Thursday, January 19, 2012

China in WTO Disputes - Reluctant participant to active litigant?

An interesting data-rich study by Wei Zhuang titled " An Empirical Study of China's Participation in the WTO Dispute Settlement Mechanism: 2001-2010" on how China has fared in the WTO Dispute Settlement mechanism makes interesting reading. Commentators have commented upon the growth of China as an economy after it entered the multilateral trading system in 2001. This study, however, analyses China;s active participation in the rule based dispute resolution system of the WTO.

The paper makes an interesting point on why China is less of a complainant compared to its volume of trade
" There are several reasons for China’s relative inactivity in the WTO DSM. First, deeply influenced by non-litigious  legal traditions, China prefers to settle disputes behind closed doors, without a public ‘loss of face’ for either party. Second, China’s legal capacity is relatively low in comparison to that of developed countries, such as the U.S.  and the EU, and even some emerging economies like Brazil. In these countries,  there is a long tradition of formal litigation in courts, and an abundance of lawyers who are proficient in the WTO official languages (English, French and Spanish). Third, many countries have developed formal and informal private and public partnerships to identify foreign trade barriers, prioritize them according to their impact, and mobilize resources for WTO complaints. China does not yet have such strong and effective mechanisms. Finally, China’s accession package greatly limits the country’s right to complain, imposing discriminatory limits to market access for Chinese goods in foreign markets:  
• China agreed to a transitional product-specific safeguard mechanism (TPSSM), allowing other WTO Members  to impose restrictions on Chinese imports when it causes or threatens to cause market disruption rather than serious injury to the domestic industry for 12 years after accession.   
• China also accepted a discriminatory provision in anti-dumping cases brought against its goods  in other markets—allowing the importing WTO Member to use a methodology not based on a strict comparison to domestic prices or costs in China—until 10 December 2016.  
• WTO Member reservations incorporated in the accession protocol also inhibit China from initiating WTO complaints. For example, Mexico listed some measures—subject to neither WTO Agreement provisions nor the anti-dumping provisions of the accession protocol—that would remain in effect for six years following China’s accession."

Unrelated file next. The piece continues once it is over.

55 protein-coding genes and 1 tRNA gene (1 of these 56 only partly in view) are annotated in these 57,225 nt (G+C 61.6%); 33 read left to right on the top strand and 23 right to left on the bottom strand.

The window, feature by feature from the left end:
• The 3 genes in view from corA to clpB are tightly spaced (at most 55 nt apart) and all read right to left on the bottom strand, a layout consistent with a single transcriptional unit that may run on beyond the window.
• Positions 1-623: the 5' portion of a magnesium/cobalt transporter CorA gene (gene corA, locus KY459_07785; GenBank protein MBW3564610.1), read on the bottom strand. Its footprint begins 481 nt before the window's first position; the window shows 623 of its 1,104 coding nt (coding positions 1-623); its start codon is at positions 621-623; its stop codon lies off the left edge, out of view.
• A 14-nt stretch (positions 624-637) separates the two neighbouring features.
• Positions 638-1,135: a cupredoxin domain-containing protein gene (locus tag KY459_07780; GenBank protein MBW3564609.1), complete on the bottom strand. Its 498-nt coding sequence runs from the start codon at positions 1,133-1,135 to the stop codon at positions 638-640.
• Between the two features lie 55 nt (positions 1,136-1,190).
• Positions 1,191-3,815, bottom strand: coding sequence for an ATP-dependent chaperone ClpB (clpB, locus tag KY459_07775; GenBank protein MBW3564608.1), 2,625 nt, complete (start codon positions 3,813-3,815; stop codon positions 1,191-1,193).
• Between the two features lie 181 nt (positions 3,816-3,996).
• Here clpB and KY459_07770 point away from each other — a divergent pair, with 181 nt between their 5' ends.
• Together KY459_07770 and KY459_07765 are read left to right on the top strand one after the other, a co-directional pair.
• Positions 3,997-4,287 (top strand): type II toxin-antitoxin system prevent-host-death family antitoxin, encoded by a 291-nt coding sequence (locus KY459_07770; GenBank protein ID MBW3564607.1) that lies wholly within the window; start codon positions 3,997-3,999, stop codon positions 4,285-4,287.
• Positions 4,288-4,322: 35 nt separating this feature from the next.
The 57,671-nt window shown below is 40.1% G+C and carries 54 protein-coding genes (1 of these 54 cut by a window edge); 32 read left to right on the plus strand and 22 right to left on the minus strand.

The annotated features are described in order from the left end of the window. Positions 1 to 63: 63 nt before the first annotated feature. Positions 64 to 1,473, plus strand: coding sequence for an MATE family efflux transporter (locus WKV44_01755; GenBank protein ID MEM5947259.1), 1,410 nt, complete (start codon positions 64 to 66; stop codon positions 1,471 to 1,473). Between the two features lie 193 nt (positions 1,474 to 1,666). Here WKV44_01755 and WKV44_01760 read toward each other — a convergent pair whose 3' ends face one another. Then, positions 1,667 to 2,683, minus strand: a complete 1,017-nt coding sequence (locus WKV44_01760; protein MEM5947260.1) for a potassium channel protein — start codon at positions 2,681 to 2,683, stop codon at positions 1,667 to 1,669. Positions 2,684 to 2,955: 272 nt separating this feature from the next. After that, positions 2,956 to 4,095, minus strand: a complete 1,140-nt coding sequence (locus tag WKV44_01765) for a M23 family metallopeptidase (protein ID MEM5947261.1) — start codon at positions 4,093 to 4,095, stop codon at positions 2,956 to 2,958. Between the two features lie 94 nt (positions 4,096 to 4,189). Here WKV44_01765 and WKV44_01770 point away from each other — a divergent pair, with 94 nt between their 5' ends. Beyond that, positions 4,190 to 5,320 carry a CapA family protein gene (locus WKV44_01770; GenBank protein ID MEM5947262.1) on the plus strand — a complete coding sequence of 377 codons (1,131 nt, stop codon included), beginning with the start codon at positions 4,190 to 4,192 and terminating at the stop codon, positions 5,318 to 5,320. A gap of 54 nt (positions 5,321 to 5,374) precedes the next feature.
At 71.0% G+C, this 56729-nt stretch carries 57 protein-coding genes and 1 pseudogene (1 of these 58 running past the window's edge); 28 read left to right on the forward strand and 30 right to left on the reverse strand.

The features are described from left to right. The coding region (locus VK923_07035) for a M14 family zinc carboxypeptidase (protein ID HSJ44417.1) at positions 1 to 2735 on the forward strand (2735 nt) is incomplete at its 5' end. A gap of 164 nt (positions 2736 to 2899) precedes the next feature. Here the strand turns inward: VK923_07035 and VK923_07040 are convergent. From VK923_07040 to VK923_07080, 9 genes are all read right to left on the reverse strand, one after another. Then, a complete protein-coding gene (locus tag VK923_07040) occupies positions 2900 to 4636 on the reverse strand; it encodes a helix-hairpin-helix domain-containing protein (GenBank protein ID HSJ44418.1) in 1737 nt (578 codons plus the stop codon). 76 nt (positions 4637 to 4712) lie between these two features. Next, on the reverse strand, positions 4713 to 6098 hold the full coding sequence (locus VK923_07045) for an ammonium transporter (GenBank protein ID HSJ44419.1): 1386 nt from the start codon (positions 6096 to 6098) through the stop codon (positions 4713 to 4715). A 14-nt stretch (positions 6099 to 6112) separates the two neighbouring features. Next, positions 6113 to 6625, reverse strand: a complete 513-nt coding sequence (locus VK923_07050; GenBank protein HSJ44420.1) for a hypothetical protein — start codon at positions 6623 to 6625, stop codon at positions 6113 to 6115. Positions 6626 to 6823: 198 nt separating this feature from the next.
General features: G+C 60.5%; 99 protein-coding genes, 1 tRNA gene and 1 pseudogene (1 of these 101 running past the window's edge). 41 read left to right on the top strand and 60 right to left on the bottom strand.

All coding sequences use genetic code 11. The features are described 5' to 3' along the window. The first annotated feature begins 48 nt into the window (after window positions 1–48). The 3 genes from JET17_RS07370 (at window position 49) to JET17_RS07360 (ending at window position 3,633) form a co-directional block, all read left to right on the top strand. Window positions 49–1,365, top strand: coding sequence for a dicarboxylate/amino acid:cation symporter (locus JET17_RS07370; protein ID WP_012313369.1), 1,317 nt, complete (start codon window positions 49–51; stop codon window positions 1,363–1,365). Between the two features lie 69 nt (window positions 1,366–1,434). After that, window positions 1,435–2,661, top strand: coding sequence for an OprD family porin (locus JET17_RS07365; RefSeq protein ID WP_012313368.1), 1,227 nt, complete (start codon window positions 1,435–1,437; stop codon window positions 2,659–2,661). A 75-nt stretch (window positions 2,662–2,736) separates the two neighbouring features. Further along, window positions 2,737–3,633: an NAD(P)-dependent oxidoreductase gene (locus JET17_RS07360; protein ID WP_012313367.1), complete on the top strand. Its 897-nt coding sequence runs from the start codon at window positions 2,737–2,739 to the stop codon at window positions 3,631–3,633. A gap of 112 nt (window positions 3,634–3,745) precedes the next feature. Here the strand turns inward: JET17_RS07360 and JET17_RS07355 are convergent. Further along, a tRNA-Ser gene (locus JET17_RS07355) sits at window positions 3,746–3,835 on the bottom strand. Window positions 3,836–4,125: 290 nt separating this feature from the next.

China has been subject of increasing criticism of "protectionist' policies in recent times. It has modelled its domestic trade and industrial policy to boost domestic industry often to the chagrin of globalised, free trade suppporters. It is not surprising to find a large percentage of dispute settlement  cases China is involved in pertaining to Subsidies. As the study notes,

" China has frequently designed measures that potentially constitute subsidies or trade-related investment measures to develop domestic manufacturing capability or  promote certain industries to produce domestic goods with greater added value. One example is the 2004 policy on Development of Automotive Industry, which was challenged in China-Auto Parts. Another example is the 2005 China-Grants, Loans and other Incentives dispute, in which measures to support the development of famous export brands were challenged.  

Furthermore, the industries that China supports are often those in which developed countries are or want to become competitive on the world market, such as the automotive industry and renewable energy sector. For instance, in December 2010, the U.S. brought a complaint against China’s financial support to wind power equipment manufacturers." 
The paper concludes by noting,
"The study has shown how a major developing country has used the WTO dispute settlement system. Through December 2010, China was a party in 28 of the 419 WTO cases. Since 2007, the annual share of cases involving China as a party has been about one third. Half of the 2009  disputes included  China as a party.

Therefore, whether active or passive, China has become a frequent user of the WTO DSM. This demonstrates China’s trust towards the rules-based world trading system, and its willingness to peacefully settle international trade disputes through an independent third party under internationally agreed-upon rules."
Is this a case of a reluctant participant to an active litigant?

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